Excuses, Excuses

It’s been a while I know, but I have an excellent excuse, if you want to call it that, for my extended absence. Not long after my last posting, a little over two years ago now, my daughter Stephany passed away. She was 32 years old. Within months, my Grandfather Dale passed away, and most recently on December 15, 2011 my mother, Patricia,  died of cancer at the age of 69, four days before her 70th birthday. Although I’ve spent much of the last year writing, the vast majority of my time has been spent in solitude doing my best to make sense of it all. My sadness was deepened further by the death of my 16 year old dog, Jasmine, a fluffy yellow snow mutt who died on the first day of spring 2012, followed not long after that by my beloved cat “Bob” who was my best friend for nearly seventeen years. These experiences have caused me to reexamine my investigations into the inevitable darkness lying at the end of that carnival ride we call life and what, if anything, may lay beyond. Surprisingly, (or perhaps not so surprisingly) I’ve not turned to organized religion; nor have I experienced the desire to become ‘born again’ perchance to ease my suffering. Where I have found comfort is in what I have already discovered in my lifelong investigations into the nature of life and consciousness, and what if any meaning might be found in any of it. If anything, I have discovered that as a person who likes to think of himself as logical and scientifically minded, I cannot, with respect to the possibility of the existence of a human soul, or the perpetuation of consciousness, throw the baby out with the tepid, cloudy bathwater of organized religion. This is because as scientists, no matter how hard we struggle, we have not come close to explaining the nature of consciousness. More to the point, we have yet to definitively discern whether consciousness is completely local, or whether consciousness has some ineffable, non-local quality. Until we do that, we cannot say without equivocation that consciousness ends with death of the physical body. I recently read a book called “Proof of Heaven” written by a practicing Harvard educated neurosurgeon. The book detailed the doctor’s own Near Death Experience which took place when his brain was wholly incapable of forming memories, and certainly not capable of remembering the rich, sensory experience he had while in a deep coma brought on by a severe case of spinal meningitis. What he learned during his experience was that all of his notions of consciousness and the brain were entirely wrong. He learned that consciousness was not an effect of chemical and biological processes, but rather that reality as we perceive it is a result of the consciousness which comprises the universe. After reviewing the data collected on his brain during the coma, he and his son, also a Harvard-trained neurosurgeon, reached the inescapable conclusion that consciousness is separate from the body. Of course, I think most of us realize this intuitively, but it is a fantastic notion that flies in the face of accepted medical paradigms. Nonetheless, the data is there and should not be ignored. What does this all mean? Well, I know one thing, I’m still breathing in and out. I am just weeks away from finishing my novel, and it’s time to dust of the old brain, maybe even break out the running shoes. Mom wouldn’t have it any other way.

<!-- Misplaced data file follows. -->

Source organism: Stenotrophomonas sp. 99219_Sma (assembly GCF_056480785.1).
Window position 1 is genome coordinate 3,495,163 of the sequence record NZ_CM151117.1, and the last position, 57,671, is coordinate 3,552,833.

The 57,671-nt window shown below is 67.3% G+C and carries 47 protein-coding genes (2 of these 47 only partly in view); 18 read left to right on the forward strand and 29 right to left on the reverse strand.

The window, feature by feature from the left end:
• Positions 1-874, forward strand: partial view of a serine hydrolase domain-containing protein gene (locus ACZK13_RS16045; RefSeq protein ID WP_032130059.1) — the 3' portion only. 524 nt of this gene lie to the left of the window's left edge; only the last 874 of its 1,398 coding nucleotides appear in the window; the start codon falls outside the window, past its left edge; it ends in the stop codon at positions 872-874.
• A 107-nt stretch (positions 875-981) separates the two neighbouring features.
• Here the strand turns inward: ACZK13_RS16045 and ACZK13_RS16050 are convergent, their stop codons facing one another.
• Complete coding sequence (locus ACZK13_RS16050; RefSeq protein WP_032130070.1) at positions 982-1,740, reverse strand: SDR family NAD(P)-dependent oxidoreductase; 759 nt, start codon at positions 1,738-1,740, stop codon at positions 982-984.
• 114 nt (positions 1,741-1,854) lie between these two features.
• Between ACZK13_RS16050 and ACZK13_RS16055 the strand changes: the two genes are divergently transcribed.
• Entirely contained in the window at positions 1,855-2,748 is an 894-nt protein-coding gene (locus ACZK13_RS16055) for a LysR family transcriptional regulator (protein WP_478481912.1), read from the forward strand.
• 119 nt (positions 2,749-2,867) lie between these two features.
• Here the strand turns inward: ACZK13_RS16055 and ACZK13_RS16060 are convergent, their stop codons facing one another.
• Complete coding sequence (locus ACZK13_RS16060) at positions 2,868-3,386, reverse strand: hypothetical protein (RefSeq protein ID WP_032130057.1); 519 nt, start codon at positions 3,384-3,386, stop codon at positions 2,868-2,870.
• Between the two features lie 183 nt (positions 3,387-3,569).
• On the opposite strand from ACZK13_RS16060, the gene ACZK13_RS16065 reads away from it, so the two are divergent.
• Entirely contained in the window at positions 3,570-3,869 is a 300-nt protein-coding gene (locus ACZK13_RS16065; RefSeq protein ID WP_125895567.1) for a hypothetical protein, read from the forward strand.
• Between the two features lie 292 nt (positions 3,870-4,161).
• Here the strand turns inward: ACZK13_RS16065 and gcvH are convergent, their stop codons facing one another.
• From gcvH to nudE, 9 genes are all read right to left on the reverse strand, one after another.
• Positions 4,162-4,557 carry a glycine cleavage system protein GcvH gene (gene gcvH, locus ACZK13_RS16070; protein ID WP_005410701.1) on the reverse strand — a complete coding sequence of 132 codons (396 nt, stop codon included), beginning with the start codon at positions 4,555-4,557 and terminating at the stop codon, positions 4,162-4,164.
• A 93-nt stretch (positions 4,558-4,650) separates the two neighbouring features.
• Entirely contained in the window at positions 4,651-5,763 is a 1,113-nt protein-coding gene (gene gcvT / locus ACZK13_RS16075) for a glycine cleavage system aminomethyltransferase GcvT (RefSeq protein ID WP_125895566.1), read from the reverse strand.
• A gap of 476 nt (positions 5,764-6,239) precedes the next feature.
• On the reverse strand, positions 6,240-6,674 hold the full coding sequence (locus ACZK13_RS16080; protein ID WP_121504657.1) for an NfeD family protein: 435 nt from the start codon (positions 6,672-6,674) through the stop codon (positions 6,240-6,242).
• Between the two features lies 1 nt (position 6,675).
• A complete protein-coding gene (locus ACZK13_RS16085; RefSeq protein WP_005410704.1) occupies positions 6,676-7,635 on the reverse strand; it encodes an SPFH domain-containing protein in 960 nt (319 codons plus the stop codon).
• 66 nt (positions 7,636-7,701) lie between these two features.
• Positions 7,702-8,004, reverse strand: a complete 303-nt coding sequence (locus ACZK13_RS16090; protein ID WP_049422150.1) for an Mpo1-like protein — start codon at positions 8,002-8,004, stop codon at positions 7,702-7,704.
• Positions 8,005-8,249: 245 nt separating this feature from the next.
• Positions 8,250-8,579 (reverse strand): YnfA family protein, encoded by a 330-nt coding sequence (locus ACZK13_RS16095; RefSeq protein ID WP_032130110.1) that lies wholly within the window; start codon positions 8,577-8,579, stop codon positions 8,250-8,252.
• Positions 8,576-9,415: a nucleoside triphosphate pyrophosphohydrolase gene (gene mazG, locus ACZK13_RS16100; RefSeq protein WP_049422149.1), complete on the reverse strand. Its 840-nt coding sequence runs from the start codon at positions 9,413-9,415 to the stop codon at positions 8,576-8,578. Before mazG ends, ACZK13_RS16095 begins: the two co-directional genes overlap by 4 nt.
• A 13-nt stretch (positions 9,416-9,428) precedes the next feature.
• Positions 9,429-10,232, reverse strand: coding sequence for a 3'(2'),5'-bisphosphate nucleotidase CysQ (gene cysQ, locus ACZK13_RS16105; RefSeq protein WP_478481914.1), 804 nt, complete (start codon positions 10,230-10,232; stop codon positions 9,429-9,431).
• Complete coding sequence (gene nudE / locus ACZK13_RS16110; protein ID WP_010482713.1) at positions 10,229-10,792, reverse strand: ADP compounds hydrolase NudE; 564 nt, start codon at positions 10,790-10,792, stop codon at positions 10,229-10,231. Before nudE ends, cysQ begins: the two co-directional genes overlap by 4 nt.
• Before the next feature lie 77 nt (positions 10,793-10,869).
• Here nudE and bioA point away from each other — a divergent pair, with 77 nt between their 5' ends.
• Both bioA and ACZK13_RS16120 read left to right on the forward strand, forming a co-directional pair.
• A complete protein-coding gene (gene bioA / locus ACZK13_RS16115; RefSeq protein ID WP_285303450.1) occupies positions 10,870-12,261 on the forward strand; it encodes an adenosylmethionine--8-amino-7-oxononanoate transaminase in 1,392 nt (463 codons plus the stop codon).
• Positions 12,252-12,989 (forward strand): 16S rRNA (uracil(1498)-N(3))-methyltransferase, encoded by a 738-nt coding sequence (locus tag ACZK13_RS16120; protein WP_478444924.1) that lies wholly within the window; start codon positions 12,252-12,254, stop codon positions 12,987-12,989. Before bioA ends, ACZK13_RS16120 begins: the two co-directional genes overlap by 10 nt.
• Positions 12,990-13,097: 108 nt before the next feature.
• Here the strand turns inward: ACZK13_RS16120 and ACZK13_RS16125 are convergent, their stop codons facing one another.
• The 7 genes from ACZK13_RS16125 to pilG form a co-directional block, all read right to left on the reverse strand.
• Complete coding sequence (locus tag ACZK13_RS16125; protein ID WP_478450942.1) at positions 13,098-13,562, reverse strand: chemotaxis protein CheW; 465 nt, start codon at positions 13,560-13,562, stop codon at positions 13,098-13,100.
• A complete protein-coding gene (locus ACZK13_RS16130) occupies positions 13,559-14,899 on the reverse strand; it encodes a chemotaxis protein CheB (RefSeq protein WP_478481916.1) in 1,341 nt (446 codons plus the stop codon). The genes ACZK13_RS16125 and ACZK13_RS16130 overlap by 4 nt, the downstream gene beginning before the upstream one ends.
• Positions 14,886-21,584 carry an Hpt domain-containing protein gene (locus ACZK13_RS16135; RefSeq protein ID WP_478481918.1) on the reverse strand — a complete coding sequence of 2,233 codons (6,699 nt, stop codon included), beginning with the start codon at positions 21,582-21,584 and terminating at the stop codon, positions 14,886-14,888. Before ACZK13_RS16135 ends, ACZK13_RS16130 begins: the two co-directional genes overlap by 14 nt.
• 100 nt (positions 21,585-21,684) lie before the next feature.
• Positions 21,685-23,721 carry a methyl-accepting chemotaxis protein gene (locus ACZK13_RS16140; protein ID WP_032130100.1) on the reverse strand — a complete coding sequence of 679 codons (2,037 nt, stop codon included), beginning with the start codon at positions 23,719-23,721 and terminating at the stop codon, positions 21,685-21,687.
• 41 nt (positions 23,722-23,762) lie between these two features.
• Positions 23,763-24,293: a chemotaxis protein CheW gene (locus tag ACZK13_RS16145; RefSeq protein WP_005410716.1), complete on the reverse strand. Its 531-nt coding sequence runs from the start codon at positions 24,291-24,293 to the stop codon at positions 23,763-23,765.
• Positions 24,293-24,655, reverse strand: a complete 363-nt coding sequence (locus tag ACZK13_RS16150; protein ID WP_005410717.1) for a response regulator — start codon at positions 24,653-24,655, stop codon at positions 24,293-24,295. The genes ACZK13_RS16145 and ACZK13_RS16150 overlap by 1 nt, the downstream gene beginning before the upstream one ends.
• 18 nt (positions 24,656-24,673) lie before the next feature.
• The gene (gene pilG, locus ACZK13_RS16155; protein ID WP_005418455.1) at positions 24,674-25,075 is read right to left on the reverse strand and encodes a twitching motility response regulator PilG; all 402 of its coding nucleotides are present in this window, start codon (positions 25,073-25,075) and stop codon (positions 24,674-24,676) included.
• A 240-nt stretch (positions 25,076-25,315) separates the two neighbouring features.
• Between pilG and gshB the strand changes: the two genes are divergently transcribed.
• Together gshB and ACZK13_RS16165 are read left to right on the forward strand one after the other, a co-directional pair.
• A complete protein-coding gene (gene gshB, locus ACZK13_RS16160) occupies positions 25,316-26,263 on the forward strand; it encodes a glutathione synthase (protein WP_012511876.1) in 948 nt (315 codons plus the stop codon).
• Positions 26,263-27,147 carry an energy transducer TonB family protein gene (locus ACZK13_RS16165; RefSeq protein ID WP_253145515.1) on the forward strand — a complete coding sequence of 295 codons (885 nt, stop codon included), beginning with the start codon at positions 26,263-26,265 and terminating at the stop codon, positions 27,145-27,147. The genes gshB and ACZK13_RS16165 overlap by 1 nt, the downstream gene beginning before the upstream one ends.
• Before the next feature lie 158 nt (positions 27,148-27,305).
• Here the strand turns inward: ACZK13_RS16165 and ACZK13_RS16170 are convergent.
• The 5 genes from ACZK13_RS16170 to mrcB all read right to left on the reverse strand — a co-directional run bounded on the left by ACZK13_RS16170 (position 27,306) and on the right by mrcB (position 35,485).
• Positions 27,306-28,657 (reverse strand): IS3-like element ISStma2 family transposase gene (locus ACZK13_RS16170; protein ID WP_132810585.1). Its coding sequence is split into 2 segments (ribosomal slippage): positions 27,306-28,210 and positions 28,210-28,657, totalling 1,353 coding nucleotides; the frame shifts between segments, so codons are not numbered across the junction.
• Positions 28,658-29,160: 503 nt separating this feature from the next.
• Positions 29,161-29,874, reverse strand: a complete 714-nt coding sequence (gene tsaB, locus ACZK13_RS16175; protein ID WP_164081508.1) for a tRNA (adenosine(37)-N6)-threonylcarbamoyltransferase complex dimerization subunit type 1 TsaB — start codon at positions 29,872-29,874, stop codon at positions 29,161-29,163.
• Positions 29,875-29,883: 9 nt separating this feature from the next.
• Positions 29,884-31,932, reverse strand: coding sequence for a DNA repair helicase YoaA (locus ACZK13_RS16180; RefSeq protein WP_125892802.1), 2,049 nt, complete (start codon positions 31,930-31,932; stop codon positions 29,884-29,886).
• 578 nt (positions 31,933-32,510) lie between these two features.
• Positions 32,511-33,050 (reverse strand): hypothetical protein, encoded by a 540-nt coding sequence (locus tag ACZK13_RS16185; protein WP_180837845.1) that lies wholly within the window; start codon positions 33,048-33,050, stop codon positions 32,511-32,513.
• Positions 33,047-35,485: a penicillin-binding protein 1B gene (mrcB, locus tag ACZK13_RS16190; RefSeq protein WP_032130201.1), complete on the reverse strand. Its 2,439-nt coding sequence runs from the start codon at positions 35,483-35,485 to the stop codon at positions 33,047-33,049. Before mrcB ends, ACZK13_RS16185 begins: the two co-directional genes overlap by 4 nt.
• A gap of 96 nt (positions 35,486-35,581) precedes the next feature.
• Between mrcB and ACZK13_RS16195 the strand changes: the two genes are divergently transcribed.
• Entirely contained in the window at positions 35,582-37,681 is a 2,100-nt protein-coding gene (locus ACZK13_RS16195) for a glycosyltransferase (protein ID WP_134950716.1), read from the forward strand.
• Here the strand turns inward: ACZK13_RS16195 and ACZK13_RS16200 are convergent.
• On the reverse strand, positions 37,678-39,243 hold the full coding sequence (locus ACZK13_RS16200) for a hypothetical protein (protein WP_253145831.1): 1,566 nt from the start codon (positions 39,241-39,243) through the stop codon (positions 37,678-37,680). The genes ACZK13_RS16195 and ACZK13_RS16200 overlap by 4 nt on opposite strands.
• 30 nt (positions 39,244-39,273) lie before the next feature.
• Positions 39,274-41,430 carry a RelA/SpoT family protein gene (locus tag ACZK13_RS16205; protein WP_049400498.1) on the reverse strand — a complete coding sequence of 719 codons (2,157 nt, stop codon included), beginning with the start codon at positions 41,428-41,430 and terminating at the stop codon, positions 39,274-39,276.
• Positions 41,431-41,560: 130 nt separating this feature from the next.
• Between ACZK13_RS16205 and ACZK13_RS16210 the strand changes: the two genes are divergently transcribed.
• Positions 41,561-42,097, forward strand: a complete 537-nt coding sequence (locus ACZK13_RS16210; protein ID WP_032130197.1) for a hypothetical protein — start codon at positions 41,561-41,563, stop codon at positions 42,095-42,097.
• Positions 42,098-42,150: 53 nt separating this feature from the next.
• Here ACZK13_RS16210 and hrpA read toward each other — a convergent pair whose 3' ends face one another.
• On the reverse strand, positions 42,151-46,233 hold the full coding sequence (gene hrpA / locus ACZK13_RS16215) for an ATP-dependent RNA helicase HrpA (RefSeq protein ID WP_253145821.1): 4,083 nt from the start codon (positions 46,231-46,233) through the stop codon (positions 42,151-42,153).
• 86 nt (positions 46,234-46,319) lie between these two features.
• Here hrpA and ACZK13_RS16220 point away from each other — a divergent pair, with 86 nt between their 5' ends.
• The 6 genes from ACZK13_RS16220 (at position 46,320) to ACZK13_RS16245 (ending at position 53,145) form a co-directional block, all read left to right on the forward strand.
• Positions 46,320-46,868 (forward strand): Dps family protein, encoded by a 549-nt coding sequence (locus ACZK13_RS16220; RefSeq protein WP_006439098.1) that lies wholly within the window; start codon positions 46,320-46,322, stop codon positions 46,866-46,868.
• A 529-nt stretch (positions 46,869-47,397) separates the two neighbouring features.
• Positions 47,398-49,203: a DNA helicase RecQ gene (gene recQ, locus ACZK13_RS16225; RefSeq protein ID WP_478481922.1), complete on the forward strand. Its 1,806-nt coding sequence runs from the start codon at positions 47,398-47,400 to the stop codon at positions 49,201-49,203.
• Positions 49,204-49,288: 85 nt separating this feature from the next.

About Richard Beckwith

Lawyer, Scientist, Musician, Artist, Author, Photographer, UFO and Paranormal Ivestigator
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